May 6, 2020 – The United States Attorneys Office in Detroit is objecting to the early release of revered drug baron Demetrius (Big Meech) Flenory from his 30-year prison term. Flenory, 51 years old and ubiquitous in hip-hop culture, is seeking a compassionate release because of the COVID-19 health crisis like his little brother and co-defendant, Terry, was granted last week. The Flenorys controlled large swaths of the American wholesale cocaine market in the 1990s and the first half of the 2000s.

Terry (Southwest T) Flenory, 50, walked out of a federal correctional facility in Kentucky Tuesday morning and will serve out the remainder of his sentence on home confinement in Detroit. Big Meech’s attempt to do the same has received push back from the feds. Matthew Schneider, the U.S. Attorney for the Eastern District of Michigan, filed a response brief to Flenory’s bid for compassionate release last Friday with U.S. District Court Judge David Lawson, arguing that Big Meech should be denied relief from his original 30-year sentence, in part, because he has a “pending murder charge,” out of Atlanta, hanging over his head.

Lawson will rule on Flenory’s release on May 17. He took over the case from retired U.S. District Court Judge Avern Cohn, who presided over the crippling 50-person Operation Motor City Mafia indictment from when it dropped in the fall of 2005 until he stepped down from the bench back in December. Flenory is locked up in Oregon and his scheduled release date is in October 2031.

Big Meech and Southwest T were convicted in 2007 of leading the Black Mafia Family, the biggest urban cocaine empire in American history. During their nearly-unfathomable 15-year run atop the dope game, they made hundreds of millions of dollars and established franchises all across the country, embedding themselves in hip-hop culture and underworld lore alike for defining what a New Millennium drug kingpin was.

Both Flenorys pleaded guilty in the landmark Operation Motor City Mafia case on the morning their jury trial was supposed to start in November 2007. Big Meech is name-checked in hip-hop lyrics from a variety of chart-topping MCs and was the inspiration for the birth of “trap rap.” The genre’s main pioneer, Young Jeezy was close to Big Meech at the height of his power and BMF was a “silent investor” in Young Jeezy’s career. A BMF informant placed Young Jeezy (real name Jay Kenkins) as part of a drug deal in Atlanta overseen by a BMF crew chief in the early 2000s.

The ambitious and juiced-in Flenory brothers started BMF in Detroit in the 1990, selling $50 dollar bags of powder out of a series of trap houses in a cluster of low-income industrial suburbs. By the end of the decade, Big Meech was living in Atlanta and Southwest T was located in Los Angeles. Together, they oversaw 23 strategically-placed satellite crews in different city centers coast-to-coast and took over a sizable chunk of the nation’s coke market with diplomacy and acumen instead of reckless brute force and unnecessary violence.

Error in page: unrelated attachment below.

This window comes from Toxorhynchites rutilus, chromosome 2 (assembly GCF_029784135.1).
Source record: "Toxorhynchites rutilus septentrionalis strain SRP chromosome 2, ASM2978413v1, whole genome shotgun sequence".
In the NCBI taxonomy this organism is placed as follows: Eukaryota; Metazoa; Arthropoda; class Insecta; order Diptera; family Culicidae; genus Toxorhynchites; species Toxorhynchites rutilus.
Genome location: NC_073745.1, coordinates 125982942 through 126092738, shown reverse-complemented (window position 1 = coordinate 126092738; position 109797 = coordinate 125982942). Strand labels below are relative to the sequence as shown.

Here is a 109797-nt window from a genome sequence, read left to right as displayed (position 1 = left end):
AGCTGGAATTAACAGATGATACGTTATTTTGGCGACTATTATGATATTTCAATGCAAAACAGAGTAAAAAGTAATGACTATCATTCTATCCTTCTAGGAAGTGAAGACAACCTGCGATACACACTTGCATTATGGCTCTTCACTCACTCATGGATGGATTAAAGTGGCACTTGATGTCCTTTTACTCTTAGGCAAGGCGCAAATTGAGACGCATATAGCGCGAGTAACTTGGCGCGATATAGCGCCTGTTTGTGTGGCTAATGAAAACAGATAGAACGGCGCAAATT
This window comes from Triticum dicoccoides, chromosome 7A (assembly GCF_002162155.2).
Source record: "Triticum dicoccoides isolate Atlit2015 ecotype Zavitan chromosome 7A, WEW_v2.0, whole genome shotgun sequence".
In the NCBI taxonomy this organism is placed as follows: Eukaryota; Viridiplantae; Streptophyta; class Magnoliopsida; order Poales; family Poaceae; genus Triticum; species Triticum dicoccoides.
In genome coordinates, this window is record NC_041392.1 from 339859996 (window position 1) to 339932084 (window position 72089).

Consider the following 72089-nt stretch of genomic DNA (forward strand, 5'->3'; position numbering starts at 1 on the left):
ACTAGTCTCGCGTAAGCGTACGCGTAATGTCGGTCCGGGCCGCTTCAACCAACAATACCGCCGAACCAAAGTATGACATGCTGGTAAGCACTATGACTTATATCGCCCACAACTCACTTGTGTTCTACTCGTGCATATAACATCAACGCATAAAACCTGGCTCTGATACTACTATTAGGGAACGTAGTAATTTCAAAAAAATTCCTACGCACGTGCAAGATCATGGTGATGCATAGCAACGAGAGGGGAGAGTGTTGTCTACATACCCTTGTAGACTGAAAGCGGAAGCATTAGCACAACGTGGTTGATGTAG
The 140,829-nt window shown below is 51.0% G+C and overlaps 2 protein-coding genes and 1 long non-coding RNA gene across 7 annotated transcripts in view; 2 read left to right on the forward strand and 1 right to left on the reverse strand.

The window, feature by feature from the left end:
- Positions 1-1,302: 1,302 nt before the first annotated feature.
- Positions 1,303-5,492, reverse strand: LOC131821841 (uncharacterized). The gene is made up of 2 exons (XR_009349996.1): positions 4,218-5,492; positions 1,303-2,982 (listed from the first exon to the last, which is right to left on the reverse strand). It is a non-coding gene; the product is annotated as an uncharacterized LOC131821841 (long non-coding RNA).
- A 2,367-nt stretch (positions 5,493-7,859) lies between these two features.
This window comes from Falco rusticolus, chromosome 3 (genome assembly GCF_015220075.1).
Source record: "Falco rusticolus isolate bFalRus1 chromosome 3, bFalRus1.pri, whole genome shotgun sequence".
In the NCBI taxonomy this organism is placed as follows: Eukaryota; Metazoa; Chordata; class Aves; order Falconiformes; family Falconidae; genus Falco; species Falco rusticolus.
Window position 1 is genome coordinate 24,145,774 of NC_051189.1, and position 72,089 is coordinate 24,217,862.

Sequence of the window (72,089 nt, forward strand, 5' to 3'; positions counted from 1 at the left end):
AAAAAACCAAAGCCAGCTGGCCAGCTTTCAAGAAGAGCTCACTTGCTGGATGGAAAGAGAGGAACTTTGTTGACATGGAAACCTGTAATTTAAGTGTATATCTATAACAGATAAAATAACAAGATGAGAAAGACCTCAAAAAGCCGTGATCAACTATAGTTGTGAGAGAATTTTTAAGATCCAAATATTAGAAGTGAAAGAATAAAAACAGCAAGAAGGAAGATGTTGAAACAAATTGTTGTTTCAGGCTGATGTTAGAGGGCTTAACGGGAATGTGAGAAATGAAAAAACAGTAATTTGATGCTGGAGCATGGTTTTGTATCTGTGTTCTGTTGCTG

In 2003, Big Meech was charged with the murder of Anthony (Wolf) Jones and Lamont (Riz) Girdy outside an Atlanta nightclub, but had the charges dropped after claiming self-defense. Presumably, the Jones-Girdy homicide is the “pending murder charge” that the U.S. Attorney’s Office is referencing in its response brief. There is no statute of limitations for murder and the FBI in Georgia still considers the double-homicide an open case.

Wolf Jones was music mogul Puff Daddy’s bodyguard and had scuffled with Big Meech and his crew over a girl inside Club Chaos on November 11, 2003. Jones was booted from the club, linked up with his friend Riz Girdy and waited for Flenory and his entourage in the parking lot by Big Meech’s Cadillac SUV until the club closed. The shooting occurred when Jones confronted Flenory as Flenory and his bodyguard attempted to get in the vehicle and leave. Big Meech and his bodyguard were wounded in the gun fight.

The Flenory brothers were a picture in contrast: Big Meech was the magnetic and decadent face of the organization, hobnobbing with celebrities, rappers and pro athletes, leaning into the role of new-era drug don, in contrast to his baby bro Southwest T who was more understated and deliberate in his movements on the west coast.

Southwest T ran the BMF homebase in Detroit remotely from his mansion in California through a cadre of “capos” and childhood friends back in Motown. Big Meech commissioned billboards with a Scarface-theme, declaring “The World is BMF’s,” and had them put up along I-75 Highway, the route driven between Detroit and Atlanta. He started his own rap label and magazine. Tensions between the siblings and their respective crews grew.

The feds finally brought the Flenorys and their highly-structured drug kingdom down in October 2005, charging 50 BMF leaders and associates with running a continual criminal enterprise the likes and scope of which the DEA had never seen before. By the end of their reign, Big Meech and Southwest T, were no longer on speaking terms, but have since reconciled.

Everyone from the historic case, besides Big Meech and his third-in-command Fleming (ILL) Daniels, have been released. Daniels, 47, is serving a life sentence for a separate murder case in a Georgia state prison. The murder Daniels was convicted of took place in the parking lot of an Atlanta nightclub in similar fashion to the shooting involving Big Meech and Wolf Jones which had occurred months prior.

Rapper and actor 50 Cent is producing a television series on the rise and fall of BMF for Starz, where 50 Cent was behind the hit show Power for the last five years. Power scribe Randy Huggins, a native Detroiter, will be the showrunner for the upcoming BMF show.

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